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Relevant Markets: Philippine Competition Act Made Simple (Part 2)

Christian Andrew Labitoria Gallardo[1]

Again, let us suppose that Element 115, informally called ununpentium, was discovered to come from the meteors that fell from Calivo, in the Island of Panay. I am in the business of extracting this superheavy element, which was found to be necessary to make objects float in contravention of the laws of gravity, similar to that of UFOs. Subsequently however, a new element, Element 116, was discovered by Montblanc, a childhood friend of mine, through mining from the dark recesses of the Philippine trench. Similar to Element 115, Element 116 can likewise defy the laws of gravity, allowing objects to suspend and propel in thin air without the use of propellers.

Montblanc and I started different companies in order to extract and prepare these mysterious elements in its usable form. Despite the business rivalry however, we remain friendly in our dealings, making sure that our friendship would not suffer for the sake of our business interests. Now the question would be: What constitutes a competition in relation to a market? Furthermore, how friendly or cooperative could we be if we are indeed competitors?

Relevant Market

Unlike the term “competition” which was not clearly defined, a “market” which would be the object of competition was plainly defined in the Philippine Competition Act. It is a group of goods and services which are sufficiently interchangeable or substitutable, and the geographic area where these products or services are being offered.[2] From this definition therefore, two factors must be considered in the determination of the relevant market[3], namely:

I. The product market, in which case the characteristics, price and intended use of the goods or services must be considered in determining whether the products are substantially interchangeable or substitutable, and are therefore of the same relevant market, and

II. The geographic market, in which case the area of the supply and demand of goods are assessed

With the example cited above, Montblanc and I belong to the same relevant market, as our products have the same intended use, that is, to make objects float in direct defiance to the laws of gravity. Furthermore, we both supply these products to the Philippine market.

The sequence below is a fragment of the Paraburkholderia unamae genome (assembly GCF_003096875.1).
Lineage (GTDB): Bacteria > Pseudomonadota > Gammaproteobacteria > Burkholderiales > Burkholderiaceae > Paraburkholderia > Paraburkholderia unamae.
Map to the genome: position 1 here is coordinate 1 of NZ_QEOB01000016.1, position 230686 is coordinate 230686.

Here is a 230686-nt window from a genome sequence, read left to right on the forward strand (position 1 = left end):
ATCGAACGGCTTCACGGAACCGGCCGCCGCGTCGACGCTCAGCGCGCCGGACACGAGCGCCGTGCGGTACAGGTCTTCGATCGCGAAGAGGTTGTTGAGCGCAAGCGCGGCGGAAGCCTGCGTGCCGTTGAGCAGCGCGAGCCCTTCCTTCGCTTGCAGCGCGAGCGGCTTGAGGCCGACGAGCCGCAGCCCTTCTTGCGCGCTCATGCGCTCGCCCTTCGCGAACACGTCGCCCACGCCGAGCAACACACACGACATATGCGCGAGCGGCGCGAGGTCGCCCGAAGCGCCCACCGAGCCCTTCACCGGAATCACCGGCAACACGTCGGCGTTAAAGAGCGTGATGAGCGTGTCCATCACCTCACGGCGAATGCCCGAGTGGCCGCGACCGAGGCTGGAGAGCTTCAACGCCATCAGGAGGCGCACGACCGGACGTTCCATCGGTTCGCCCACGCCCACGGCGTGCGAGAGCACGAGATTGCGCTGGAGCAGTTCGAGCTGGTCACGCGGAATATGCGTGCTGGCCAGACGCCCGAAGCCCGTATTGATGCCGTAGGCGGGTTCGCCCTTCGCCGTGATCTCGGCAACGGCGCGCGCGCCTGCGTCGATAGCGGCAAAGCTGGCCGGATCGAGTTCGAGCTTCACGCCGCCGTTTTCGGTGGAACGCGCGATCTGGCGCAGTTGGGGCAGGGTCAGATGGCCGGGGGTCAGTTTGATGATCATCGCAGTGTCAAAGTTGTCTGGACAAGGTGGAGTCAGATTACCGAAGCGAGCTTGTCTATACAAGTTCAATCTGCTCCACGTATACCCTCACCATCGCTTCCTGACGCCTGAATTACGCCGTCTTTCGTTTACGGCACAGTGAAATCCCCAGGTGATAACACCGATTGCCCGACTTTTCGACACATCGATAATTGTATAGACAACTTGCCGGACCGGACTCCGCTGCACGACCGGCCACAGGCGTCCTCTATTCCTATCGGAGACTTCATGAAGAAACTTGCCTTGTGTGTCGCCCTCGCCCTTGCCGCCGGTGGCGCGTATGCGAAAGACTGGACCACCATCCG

In previous installment of this series of articles, the three forms of "anticompetitive agreements" were defined. Using the situation presented above, let us cite some concrete examples to delineate one from the other.


An example of an anti-competitive agreement in the first form would be the standard or common anti-competitive agreement as we know it- price fixing.[4] Regardless of our intention, the mere agreement between Montblanc and I to sell these elements at the standard rate of, say P 899,000 per kilogram constitutes a violation of the Philippine Competition Act. This is so regardless if it was later found out that the said price is reasonable, as the law prohibits price fixing per se.

An example of an anti-competitive agreement in the second form would be a contract to sell only to specific distributors, or to a specific geographic location.[5] An agreement between Montblanc and I to sell only to a few specific listed companies could constitute an anti-competitive arrangement if such an agreement substantially prevents or restricts competition. If proven therefore that it does not actually restrict competition, such as where an agreement to sell only to few companies is for the reason that only these companies have the technical facility to store the superheavy element, or that they have the competence and integrity to properly use these dangerous elements, such an agreement could be held valid.

Given the ingenuity of human mind however, a third form of anti-competitive agreement was added. It is a "catch-all" provision which covers all types of arrangement which are not specifically covered by the first two forms, but nonetheless substantially restricts competition.[6]

With that, it is clear that agreements between competitors on a relevant market are strictly scrutinized to ensure that the public will not be prejudiced, or even abused, by money-hungry entrepreneurs. There are special types of agreements however that are closely monitored by the Philippine Competition Commission, such that a notice must first be sent to them prior to the perfection of the Agreement. Find out more on the next installment of this article. Meanwhile, please do visit our facebook group for free legal advice and updates.

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[1]Christian Andrew Labitoria Gallardo is a recent graduate of the Ateneo School of Law with a Juris Doctor degree, and is currently an associate of the Sangalang and Gaerlan, Business Lawyers, a law firm specializing in labor, corporate and business law. You may reach him through a phone call or message (09157042132) or via email ( [2] § 4 (i), RA 10667, Philippine Competition Act. [3] § 4 (k), RA 10667. [4] § 14 (a), RA 10667. [5] § 14 (b), RA 10667. [6] § 14 (c), RA 10667.

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